Holiday meal leftovers have almost as many traditions as the meals themselves. From turkey salad sandwiches to turkey tetrazzini, cooks want the leftovers for their traditional holiday meals to be as good, and as safe, as the feast itself.
Renee Boyer, consumer food-safety specialist for Virginia Cooperative Extension, recommends putting leftovers in the refrigerator or freezer soon after a holiday meal to avoid temperatures that promote bacteria growth and turn food stale. As a general rule, plan to refrigerate leftovers within two hours of when the food is put on the table.
“The sooner you store leftovers, the better,” Boyer said. While the turkey is at room temperature, approximately 72 degrees F, it is in the temperature danger zone of 40 to 140 degrees F. This is the temperature range in which bacteria can grow. The cooler temperature of the refrigerator, 35 to 40 degrees F, slows down metabolic processes and therefore slows the growth of harmful bacteria.
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As the winter holidays approach, families should know the proper way to roast a turkey. Virginia Cooperative Extension offers advice on safely preparing this holiday meal.
Safely thawing a frozen turkey is the first step. “One of the biggest food-safety recommendations when preparing a turkey is to defrost at cool temperatures,” said Renee Boyer, consumer food-safety specialist for Virginia Cooperative Extension and as assistant professor of food science and technology at Virginia Tech.
Place the turkey in a shallow pan with the original wrapper, sliding the bird into the refrigerator and leaving it there until completely thawed. This keeps it below 40 degrees F. Defrosting will take approximately 24 hours for every five pounds of turkey.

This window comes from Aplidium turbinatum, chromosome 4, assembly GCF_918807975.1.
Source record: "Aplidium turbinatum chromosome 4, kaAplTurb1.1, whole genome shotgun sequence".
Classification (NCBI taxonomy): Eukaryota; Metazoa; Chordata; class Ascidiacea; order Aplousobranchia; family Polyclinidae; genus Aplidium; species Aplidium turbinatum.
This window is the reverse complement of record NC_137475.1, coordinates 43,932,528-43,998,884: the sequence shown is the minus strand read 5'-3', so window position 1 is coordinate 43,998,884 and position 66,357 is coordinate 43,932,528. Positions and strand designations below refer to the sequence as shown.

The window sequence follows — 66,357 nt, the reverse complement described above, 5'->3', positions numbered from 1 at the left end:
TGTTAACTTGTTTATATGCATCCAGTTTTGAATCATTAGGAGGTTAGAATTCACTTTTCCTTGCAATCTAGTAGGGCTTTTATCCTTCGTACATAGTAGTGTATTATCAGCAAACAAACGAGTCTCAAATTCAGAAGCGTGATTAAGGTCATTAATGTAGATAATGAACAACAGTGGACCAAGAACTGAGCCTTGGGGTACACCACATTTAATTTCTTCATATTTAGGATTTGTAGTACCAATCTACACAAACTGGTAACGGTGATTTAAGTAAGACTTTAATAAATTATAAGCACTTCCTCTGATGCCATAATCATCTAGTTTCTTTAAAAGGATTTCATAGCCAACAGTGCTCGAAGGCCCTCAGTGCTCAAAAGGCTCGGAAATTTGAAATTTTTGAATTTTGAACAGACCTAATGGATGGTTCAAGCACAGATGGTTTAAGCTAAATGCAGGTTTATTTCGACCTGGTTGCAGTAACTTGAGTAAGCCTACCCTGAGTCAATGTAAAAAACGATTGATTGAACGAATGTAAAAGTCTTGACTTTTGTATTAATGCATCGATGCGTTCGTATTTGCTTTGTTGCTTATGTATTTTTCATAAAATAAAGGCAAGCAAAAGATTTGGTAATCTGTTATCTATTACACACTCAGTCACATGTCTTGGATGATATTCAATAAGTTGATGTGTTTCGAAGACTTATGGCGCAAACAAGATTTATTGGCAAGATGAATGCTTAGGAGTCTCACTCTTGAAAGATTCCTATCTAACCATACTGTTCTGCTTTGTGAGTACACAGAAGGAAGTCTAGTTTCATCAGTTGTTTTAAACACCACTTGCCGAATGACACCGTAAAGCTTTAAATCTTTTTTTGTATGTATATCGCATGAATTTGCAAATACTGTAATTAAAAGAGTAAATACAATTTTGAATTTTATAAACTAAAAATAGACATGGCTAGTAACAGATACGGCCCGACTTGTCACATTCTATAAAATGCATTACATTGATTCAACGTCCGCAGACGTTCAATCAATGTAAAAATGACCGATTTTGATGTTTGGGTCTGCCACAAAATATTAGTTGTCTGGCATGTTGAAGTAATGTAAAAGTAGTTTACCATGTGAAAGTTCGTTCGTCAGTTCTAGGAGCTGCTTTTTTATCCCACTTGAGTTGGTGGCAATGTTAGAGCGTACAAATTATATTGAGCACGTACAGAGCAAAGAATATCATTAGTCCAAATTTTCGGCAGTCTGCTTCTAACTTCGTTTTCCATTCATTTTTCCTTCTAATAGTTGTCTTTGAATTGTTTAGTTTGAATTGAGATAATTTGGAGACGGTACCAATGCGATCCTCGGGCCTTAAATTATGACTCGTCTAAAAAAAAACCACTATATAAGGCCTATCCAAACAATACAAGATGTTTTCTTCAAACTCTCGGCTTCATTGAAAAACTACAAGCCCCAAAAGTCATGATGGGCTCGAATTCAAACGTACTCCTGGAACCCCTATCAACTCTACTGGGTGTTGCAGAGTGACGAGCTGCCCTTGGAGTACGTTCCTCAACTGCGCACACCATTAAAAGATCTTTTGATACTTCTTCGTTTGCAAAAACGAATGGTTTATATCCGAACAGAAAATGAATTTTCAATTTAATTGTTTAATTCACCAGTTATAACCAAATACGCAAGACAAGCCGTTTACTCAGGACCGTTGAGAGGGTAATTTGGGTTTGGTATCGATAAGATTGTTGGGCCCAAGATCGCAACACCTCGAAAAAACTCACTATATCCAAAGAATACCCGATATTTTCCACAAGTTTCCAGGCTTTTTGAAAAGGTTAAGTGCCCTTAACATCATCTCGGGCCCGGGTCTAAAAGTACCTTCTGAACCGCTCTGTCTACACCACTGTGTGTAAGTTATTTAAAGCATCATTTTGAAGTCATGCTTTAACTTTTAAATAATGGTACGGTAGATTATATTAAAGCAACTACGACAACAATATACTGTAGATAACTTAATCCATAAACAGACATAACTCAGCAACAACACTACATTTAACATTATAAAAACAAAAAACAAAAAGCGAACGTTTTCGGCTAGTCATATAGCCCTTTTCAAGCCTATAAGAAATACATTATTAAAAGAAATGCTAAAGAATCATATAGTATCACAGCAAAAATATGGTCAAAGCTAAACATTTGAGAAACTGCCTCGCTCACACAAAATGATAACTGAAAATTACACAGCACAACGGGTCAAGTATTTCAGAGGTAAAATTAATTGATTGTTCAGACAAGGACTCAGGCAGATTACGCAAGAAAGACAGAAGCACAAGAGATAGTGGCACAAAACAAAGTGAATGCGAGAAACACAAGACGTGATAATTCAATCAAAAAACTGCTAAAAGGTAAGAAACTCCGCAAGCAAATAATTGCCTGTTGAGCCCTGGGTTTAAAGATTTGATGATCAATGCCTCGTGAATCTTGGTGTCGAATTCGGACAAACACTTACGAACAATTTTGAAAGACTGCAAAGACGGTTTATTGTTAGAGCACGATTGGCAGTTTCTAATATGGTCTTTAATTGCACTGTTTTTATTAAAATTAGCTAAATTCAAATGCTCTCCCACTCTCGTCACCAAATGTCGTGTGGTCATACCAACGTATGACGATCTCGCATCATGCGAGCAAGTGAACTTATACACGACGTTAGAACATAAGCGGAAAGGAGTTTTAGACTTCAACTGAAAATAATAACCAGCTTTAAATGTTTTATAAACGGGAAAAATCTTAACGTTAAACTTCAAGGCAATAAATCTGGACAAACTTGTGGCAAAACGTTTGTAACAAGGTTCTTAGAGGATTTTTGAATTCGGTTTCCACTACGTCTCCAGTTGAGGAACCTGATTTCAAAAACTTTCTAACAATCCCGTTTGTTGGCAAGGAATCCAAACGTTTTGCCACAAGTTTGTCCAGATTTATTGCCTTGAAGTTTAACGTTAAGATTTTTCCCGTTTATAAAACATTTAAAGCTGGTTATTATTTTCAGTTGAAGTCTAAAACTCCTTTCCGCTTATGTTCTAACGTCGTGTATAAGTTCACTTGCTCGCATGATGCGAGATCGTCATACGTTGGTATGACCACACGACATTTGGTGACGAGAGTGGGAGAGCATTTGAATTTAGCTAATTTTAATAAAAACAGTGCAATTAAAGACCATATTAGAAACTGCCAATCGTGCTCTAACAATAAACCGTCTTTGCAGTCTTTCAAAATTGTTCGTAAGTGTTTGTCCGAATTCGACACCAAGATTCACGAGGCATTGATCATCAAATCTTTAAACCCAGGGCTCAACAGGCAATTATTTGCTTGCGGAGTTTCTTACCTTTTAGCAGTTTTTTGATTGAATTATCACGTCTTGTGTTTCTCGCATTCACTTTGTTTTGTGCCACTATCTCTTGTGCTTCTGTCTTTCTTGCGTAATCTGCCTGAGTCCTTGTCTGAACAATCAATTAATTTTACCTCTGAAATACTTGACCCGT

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BLACKSBURG, Va., Oct. 22, 2015 –Grilling burgers in your backyard or at a late afternoon tailgate doesn’t seem like a scenario set for danger, but your burger can bite back if bacteria is allowed to remain in the meat, Virginia Tech researchers say.
Daniel Gallagher, an associate professor in the Via Department of Civil and Environmental Engineering, is the principal investigator on a collaborative project to track thermometer use in cooking hamburger meat. Renee Boyer, associate professor of food science and technology, and Virginia Cooperative Extension specialist in the College of Agriculture and Life Sciences is collaborating on the project, a joint effort with North Carolina State University, Kansas State University, University of Nebraska, and Texas A&M.
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Families in Ian Pasquarelli’s healthy cooking classes learn about the importance of preparing balanced meals using fresh fruits and vegetables.
When Habitat for Humanity suggested that Virginia Cooperative Extension Agent Ian Pasquarelli’s programs would be of interest to the mainly Hispanic community of Southwood in Charlottesville, he set about developing a Spanish-language component to incorporate into his programming.